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Tuesday 7 February

Today's news from the web

  • Call for waterways squaddies mirfieldreporter.co.uk

    Residents have been asked to help improve Dewsbury’s waterways as part of a new project. The Dewsbury Water Linked project will see improvements made to the Calder and Hebble Navigation and the River Calder, under the guidance of British Waterways. Last year the project was awarded £174,000 by the Big Lottery Fund and now it wants to recruit up to six people to form a Wildlife Action Squad....

Monday 6 February

Today's news from the web

  • Queen's Diamond Jubilee: Plans for river pageant unveiled as 1m expected to line the route | Mail Online dailymail.co.uk

    As the country marks 60 years to the day since the Queen found out about her father 's death and her subsequent ascension to the throne, it has been revealed that more than a million people are expected to flock to London's River Thames for her Diamond Jubilee celebrations in June. The Bank Holiday weekend from June 2 to 5 will be the focus of the 2012 Jubilee celebrations, marking the Queen's 60-year reign with a river pageant featuring a 1,000-strong flotilla on the River Thames. ...

  • History repeating for new owner of Middlewich Narrowboats middlewichguardian.co.uk

    A Royal Air Force serviceman who helps save the lives of wounded soldiers has flown to the rescue of Middlewich Narrowboats. Greg Williams, a critical care nurse in the RAF’s Air Support Team is the new owner of the Canal Terrace boat hire company. It has been revealed that the business went into liquidation before Greg took control with a major investment which saved 12 jobs. Greg currently lives in Wiltshire but has had a passion for Middlewich’s canals since he was 19....

  • A sad April day - Ken Fairhurst's memoir of the burning of Telford's warehouse at Ellesmere Port ukcanals.net

    ...The next day (1st April 1970) I set off to pick up my load; as I was approaching Ellesmere Port there was a strong smell of burning, and the air was filled with smoke. As I turned into the entrance to the docks I was greeted by a multitude of fire hoses, several fire engines were at the scene, a security man came to me and said "You can't come in here today driver, one of the warehouses is on fire". I could see from where I stopped that it was Telford's warehouse that was ablaze and was badly damaged, and although the flames had died down by then there was still lot's of smoke around....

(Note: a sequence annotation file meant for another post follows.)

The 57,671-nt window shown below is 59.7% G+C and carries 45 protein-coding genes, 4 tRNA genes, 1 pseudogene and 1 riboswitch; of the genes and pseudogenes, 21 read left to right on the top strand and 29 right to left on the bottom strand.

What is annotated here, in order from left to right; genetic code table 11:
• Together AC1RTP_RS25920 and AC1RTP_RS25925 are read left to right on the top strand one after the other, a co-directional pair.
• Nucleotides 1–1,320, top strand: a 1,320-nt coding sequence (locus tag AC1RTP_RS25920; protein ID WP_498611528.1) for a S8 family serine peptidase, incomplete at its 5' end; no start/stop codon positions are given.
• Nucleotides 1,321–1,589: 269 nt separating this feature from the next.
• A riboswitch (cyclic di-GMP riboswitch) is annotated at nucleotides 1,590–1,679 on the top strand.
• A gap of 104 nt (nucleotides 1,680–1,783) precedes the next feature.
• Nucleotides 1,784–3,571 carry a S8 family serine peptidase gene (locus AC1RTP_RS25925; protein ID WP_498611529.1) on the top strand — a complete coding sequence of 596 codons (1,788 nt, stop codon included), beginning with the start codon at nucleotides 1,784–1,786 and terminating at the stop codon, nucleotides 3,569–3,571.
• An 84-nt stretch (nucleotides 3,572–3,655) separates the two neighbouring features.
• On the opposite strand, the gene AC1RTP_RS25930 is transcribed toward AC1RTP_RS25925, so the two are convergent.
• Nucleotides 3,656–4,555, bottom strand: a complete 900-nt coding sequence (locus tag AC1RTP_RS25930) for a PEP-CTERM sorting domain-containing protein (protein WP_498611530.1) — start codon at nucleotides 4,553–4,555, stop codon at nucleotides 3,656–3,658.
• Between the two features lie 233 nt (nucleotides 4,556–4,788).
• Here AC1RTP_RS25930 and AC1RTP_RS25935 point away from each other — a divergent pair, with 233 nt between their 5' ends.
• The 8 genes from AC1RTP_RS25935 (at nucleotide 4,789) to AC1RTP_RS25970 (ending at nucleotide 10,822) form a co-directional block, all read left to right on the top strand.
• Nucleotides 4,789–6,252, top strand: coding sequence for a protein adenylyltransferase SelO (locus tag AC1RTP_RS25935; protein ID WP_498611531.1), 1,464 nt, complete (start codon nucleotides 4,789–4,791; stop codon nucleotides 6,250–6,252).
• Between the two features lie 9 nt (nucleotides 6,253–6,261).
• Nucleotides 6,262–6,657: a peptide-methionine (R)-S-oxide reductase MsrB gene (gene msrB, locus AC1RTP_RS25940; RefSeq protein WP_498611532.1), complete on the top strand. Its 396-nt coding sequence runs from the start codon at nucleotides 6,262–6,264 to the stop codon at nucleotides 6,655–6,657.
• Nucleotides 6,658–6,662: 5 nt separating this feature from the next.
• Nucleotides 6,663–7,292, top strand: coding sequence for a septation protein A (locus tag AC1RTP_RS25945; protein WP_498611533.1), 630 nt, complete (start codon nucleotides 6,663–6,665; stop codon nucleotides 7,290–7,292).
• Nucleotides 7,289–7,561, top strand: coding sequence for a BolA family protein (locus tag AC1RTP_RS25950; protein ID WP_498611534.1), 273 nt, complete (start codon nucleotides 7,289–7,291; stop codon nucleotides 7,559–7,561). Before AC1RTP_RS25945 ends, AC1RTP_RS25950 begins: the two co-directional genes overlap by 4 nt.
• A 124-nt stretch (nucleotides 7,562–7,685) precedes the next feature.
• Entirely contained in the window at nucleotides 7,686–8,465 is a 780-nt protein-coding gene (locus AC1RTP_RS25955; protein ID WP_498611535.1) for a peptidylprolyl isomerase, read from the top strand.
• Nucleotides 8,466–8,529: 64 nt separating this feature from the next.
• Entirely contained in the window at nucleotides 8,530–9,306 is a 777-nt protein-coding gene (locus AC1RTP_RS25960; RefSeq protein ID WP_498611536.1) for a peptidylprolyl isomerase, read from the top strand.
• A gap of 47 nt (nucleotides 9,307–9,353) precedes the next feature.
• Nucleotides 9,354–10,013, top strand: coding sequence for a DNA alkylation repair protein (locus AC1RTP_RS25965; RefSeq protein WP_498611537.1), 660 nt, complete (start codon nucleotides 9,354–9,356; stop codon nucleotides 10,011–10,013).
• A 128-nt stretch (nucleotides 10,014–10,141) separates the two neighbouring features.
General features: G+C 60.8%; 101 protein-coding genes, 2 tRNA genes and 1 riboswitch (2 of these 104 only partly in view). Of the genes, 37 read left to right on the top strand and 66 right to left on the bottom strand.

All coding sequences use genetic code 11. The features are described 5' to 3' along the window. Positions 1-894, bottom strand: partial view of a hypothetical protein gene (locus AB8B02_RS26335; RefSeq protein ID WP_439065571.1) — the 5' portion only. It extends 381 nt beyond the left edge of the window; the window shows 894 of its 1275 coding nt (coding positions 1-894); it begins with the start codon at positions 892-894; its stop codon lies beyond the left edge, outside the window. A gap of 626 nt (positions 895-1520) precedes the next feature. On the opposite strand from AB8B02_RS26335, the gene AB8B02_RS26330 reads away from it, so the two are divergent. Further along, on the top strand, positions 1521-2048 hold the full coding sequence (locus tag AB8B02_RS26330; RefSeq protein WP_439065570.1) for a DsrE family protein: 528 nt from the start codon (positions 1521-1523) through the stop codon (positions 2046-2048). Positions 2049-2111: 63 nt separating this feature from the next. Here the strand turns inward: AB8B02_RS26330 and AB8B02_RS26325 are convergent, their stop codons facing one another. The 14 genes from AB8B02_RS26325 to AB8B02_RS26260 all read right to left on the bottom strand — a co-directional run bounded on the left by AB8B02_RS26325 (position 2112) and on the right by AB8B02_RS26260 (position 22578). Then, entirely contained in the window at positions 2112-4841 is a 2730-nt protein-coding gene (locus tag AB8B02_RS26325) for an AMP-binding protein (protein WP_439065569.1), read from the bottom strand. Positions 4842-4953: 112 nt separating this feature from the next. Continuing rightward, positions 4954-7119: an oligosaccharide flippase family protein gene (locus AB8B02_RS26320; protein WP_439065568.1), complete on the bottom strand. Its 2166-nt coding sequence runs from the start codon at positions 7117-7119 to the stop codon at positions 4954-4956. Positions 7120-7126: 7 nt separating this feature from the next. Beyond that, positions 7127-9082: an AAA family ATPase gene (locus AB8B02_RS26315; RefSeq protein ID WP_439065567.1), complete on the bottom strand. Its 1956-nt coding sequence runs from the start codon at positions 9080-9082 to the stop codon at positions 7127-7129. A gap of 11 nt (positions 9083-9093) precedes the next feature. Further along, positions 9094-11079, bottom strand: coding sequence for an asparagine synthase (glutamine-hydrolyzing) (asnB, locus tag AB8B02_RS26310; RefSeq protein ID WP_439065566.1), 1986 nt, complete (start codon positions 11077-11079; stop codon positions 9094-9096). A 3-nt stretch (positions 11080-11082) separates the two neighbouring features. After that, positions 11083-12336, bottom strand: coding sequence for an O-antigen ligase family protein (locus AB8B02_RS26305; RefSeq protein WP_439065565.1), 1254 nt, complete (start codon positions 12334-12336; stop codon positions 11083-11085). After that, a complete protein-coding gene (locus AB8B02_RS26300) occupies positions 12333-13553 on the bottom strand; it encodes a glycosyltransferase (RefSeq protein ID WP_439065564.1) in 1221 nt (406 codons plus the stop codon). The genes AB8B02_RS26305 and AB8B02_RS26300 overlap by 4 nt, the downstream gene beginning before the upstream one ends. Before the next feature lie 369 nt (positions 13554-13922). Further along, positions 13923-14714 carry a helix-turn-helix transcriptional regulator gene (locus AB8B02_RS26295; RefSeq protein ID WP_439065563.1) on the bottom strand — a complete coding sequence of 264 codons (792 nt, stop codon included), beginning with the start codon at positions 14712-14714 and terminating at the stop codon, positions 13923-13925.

• Olympics site clean-up completed google.com

    Work to clean up the Olympic site and create the largest urban park in Europe for more than 100 years has been completed, the Environment Agency has said. An area the size of 297 football pitches, much of which was polluted, has been cleaned up, with 300,000 wetland plants and 2,000 native trees planted and five miles of the River Lea restored. The Environment Agency, which has worked with the Olympic Delivery Authority (ODA), the London Development Agency and other partners on the site said it had helped the ODA decontaminate two million tonnes of soil so it could be reused. On the River Lea, invasive species including Japanese knotweed, Himalayan balsam and floating pennywort have been removed, along with concrete walls, to improve the river habitat for wildlife and users....

Friday 3 February

Picture of the day: The Ashby Canal mini-boat

We have no idea at which waterways festival this photo was taken, but clearly it was in a different era of health & safety consciousness!  Does this boat still exist, and is it still used as a trip boat?

Andrew Denny  | 11.24am | 1 comment

Today's news from the web

Wednesday 1 February

Councillors call for visitor moorings at Rochdale

Local councillors at the Rochdale suburb of Sandbrook have called for British Waterways to install visitor moorings where the Rochdale Canal runs through their neighbourhood. 

The site is close to the culvert under Edinburgh Way, a major construction site for the reopening of the canal in 2002. Yet despite the major works there, and it being close to the Sandbrook Way retail park with all modern shopping and leisure facilities, boats have never been easily able to moor there. Instead, they often continue to Littleborough or Castleton.

The councillors say they have received “overwhelming support” not only from boaters but from local residents for stabilising the bank and installing official visitor moorings. They say it would bring extra life and business to the local retail park, assist in community safety and could mean that people take better care and pride at the proposed location.

In a letter to the Rochdale Chronicle, Councillors Dale Mulgrew and Pat Colclough, said: “We were astonished by the level of interest that this idea generated when we did our walkabout around those neighbourhoods and we received a very strong endorsement indeed.”

Mike Reeve, the manager of the adjacent pub, The Sandbrook, is also enthusiastic about the idea, saying it would be a 'tremendous boost' to have boats stopping there. "Having canal boats here, and installing some lighting on the towpath, would give a greater sense of security to local residents."

Andrew Denny  | 4.03pm | 1 comment

IWA cautiously welcomes Canal & River Trust deal

The Inland Waterways Association today issued a statement that cautiously welcomed the settlement Defra has made on funding the new Canal and River Trust.